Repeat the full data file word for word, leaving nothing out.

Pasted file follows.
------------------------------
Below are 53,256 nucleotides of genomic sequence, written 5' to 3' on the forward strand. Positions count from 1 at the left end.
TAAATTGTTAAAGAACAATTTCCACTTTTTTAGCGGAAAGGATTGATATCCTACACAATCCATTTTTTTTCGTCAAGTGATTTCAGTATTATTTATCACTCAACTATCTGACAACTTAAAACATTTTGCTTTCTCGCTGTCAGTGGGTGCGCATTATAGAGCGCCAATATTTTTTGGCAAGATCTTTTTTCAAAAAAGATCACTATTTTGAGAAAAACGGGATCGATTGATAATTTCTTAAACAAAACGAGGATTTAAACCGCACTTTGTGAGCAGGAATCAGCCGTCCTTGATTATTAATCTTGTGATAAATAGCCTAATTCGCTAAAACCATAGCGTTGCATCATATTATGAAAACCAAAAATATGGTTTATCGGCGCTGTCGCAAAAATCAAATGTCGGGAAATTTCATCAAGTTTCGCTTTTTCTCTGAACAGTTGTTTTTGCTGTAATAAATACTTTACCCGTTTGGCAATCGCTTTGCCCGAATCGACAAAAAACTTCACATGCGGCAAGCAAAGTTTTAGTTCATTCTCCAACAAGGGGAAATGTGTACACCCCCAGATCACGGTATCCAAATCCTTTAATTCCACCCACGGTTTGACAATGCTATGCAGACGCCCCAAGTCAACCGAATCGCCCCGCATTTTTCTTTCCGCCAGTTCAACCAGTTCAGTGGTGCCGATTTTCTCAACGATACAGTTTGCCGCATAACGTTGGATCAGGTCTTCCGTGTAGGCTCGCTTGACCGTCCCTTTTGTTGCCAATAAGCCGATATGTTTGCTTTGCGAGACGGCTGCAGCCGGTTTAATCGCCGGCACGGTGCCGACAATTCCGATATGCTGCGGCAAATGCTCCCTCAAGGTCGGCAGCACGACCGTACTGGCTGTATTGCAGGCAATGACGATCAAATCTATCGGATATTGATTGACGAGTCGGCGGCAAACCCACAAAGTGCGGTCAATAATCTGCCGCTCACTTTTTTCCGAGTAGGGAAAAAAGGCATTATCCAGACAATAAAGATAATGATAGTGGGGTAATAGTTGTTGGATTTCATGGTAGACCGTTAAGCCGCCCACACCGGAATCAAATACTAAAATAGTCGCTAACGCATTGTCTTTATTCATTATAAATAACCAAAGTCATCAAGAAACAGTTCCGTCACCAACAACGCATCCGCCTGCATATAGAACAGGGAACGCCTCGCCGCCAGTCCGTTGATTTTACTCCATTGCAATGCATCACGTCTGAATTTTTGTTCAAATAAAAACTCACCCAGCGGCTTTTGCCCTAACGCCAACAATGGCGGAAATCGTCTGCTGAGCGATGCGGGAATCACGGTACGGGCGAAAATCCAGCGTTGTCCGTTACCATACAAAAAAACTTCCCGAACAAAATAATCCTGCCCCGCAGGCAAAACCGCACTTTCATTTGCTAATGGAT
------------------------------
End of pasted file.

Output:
Below are 53,256 nucleotides of genomic sequence, written 5' to 3' on the forward strand. Positions count from 1 at the left end.
TAAATTGTTAAAGAACAATTTCCACTTTTTTAGCGGAAAGGATTGATATCCTACACAATCCATTTTTTTTCGTCAAGTGATTTCAGTATTATTTATCACTCAACTATCTGACAACTTAAAACATTTTGCTTTCTCGCTGTCAGTGGGTGCGCATTATAGAGCGCCAATATTTTTTGGCAAGATCTTTTTTCAAAAAAGATCACTATTTTGAGAAAAACGGGATCGATTGATAATTTCTTAAACAAAACGAGGATTTAAACCGCACTTTGTGAGCAGGAATCAGCCGTCCTTGATTATTAATCTTGTGATAAATAGCCTAATTCGCTAAAACCATAGCGTTGCATCATATTATGAAAACCAAAAATATGGTTTATCGGCGCTGTCGCAAAAATCAAATGTCGGGAAATTTCATCAAGTTTCGCTTTTTCTCTGAACAGTTGTTTTTGCTGTAATAAATACTTTACCCGTTTGGCAATCGCTTTGCCCGAATCGACAAAAAACTTCACATGCGGCAAGCAAAGTTTTAGTTCATTCTCCAACAAGGGGAAATGTGTACACCCCCAGATCACGGTATCCAAATCCTTTAATTCCACCCACGGTTTGACAATGCTATGCAGACGCCCCAAGTCAACCGAATCGCCCCGCATTTTTCTTTCCGCCAGTTCAACCAGTTCAGTGGTGCCGATTTTCTCAACGATACAGTTTGCCGCATAACGTTGGATCAGGTCTTCCGTGTAGGCTCGCTTGACCGTCCCTTTTGTTGCCAATAAGCCGATATGTTTGCTTTGCGAGACGGCTGCAGCCGGTTTAATCGCCGGCACGGTGCCGACAATTCCGATATGCTGCGGCAAATGCTCCCTCAAGGTCGGCAGCACGACCGTACTGGCTGTATTGCAGGCAATGACGATCAAATCTATCGGATATTGATTGACGAGTCGGCGGCAAACCCACAAAGTGCGGTCAATAATCTGCCGCTCACTTTTTTCCGAGTAGGGAAAAAAGGCATTATCCAGACAATAAAGATAATGATAGTGGGGTAATAGTTGTTGGATTTCATGGTAGACCGTTAAGCCGCCCACACCGGAATCAAATACTAAAATAGTCGCTAACGCATTGTCTTTATTCATTATAAATAACCAAAGTCATCAAGAAACAGTTCCGTCACCAACAACGCATCCGCCTGCATATAGAACAGGGAACGCCTCGCCGCCAGTCCGTTGATTTTACTCCATTGCAATGCATCACGTCTGAATTTTTGTTCAAATAAAAACTCACCCAGCGGCTTTTGCCCTAACGCCAACAATGGCGGAAATCGTCTGCTGAGCGATGCGGGAATCACGGTACGGGCGAAAATCCAGCGTTGTCCGTTACCATACAAAAAAACTTCCCGAACAAAATAATCCTGCCCCGCAGGCAAAACCGCACTTTCATTTGCTAATGGAT